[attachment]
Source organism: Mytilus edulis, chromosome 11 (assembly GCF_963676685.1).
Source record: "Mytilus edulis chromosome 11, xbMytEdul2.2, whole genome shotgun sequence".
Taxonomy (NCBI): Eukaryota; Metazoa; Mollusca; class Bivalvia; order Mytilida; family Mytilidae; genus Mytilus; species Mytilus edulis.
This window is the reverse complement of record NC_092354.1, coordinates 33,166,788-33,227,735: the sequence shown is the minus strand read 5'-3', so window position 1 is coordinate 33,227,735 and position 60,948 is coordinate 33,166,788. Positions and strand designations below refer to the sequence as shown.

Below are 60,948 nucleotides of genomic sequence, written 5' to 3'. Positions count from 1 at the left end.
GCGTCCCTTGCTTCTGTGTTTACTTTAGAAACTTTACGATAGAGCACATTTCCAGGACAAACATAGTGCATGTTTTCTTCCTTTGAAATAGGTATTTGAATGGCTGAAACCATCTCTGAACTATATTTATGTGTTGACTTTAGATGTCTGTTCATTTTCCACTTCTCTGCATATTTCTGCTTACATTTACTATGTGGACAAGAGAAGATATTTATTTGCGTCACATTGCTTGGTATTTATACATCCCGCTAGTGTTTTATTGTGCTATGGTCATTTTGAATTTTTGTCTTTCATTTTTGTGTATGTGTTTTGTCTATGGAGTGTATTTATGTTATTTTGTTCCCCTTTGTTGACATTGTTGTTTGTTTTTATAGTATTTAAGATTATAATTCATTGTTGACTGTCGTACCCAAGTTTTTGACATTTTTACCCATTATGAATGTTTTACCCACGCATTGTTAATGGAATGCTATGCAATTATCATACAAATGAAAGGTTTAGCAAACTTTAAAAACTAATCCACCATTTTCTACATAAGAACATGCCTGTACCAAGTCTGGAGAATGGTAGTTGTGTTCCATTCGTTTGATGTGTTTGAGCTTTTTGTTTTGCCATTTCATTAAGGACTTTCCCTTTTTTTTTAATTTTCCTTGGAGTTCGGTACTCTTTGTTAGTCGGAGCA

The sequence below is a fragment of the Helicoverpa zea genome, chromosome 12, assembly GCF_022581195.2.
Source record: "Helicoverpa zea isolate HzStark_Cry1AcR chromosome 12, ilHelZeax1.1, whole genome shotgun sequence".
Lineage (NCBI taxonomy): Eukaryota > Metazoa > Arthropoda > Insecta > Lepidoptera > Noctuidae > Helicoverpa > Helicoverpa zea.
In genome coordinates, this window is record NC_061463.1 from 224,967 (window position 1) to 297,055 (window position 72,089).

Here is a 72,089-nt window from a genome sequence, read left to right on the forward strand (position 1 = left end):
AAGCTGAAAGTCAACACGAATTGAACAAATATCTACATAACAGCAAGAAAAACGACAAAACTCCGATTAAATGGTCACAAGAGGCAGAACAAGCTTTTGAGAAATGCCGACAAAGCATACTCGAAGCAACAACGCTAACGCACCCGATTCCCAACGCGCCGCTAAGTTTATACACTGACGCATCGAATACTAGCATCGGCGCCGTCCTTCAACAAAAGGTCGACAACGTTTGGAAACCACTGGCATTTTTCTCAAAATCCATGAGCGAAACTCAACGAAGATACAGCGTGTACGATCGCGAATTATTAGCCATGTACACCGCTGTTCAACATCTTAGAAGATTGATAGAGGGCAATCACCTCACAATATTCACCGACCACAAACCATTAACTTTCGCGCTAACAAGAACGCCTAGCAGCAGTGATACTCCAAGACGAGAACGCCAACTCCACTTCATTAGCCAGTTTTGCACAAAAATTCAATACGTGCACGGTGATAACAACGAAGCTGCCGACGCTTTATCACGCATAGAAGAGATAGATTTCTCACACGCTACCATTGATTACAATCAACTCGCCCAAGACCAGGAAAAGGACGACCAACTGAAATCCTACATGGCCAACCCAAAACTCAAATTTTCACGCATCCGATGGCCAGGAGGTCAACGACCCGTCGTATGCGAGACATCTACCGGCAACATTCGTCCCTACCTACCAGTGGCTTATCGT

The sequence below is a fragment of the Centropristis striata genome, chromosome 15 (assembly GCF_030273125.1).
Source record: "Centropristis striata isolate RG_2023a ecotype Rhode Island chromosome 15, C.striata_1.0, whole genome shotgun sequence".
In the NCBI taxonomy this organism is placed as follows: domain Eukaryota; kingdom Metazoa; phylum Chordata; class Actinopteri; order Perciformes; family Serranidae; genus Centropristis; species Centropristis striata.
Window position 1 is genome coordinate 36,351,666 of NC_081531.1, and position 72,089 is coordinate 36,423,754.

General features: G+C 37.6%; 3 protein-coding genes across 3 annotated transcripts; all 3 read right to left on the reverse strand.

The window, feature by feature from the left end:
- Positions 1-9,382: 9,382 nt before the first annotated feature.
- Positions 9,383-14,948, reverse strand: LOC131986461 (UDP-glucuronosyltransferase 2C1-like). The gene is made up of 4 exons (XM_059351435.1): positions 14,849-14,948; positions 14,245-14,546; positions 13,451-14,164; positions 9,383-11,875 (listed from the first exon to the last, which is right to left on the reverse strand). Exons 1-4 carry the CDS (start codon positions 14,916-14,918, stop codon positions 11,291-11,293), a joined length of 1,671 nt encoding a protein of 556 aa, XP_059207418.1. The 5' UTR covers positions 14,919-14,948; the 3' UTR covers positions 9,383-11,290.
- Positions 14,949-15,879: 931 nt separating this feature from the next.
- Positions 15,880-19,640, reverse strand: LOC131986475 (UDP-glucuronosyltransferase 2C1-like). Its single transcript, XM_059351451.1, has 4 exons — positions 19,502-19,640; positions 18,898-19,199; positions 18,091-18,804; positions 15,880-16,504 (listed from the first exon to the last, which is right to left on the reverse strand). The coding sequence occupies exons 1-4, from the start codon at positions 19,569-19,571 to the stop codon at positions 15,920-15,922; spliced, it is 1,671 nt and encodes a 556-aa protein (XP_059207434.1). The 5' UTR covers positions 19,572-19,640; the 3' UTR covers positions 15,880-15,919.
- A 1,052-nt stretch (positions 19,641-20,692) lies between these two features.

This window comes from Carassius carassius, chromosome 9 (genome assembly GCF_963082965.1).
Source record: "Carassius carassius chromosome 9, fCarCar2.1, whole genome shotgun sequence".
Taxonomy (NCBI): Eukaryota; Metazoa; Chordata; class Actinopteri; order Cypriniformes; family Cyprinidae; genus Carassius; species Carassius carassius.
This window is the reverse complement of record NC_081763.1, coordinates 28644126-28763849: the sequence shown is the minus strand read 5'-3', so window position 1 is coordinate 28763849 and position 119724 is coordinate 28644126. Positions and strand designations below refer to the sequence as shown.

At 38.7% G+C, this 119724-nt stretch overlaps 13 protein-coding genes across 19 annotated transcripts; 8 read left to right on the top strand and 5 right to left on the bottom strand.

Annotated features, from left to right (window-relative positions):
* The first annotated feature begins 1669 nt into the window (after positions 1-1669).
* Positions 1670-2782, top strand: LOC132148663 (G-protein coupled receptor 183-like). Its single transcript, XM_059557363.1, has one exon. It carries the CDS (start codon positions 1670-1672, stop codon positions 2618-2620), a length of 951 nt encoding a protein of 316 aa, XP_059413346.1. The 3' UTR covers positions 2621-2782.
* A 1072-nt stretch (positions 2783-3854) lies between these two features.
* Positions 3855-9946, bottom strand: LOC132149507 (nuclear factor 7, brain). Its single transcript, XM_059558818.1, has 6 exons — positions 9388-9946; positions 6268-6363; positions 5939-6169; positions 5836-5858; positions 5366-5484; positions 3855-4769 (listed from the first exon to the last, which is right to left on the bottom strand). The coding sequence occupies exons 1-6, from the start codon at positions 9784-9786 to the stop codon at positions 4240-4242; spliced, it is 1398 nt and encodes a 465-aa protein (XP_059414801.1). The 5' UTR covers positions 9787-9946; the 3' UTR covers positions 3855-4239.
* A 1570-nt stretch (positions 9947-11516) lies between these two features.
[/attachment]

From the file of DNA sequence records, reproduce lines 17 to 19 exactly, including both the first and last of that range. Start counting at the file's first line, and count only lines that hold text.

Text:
General features: G+C 37.6%; 3 protein-coding genes across 3 annotated transcripts; all 3 read right to left on the reverse strand.

The window, feature by feature from the left end:
- Positions 1-9,382: 9,382 nt before the first annotated feature.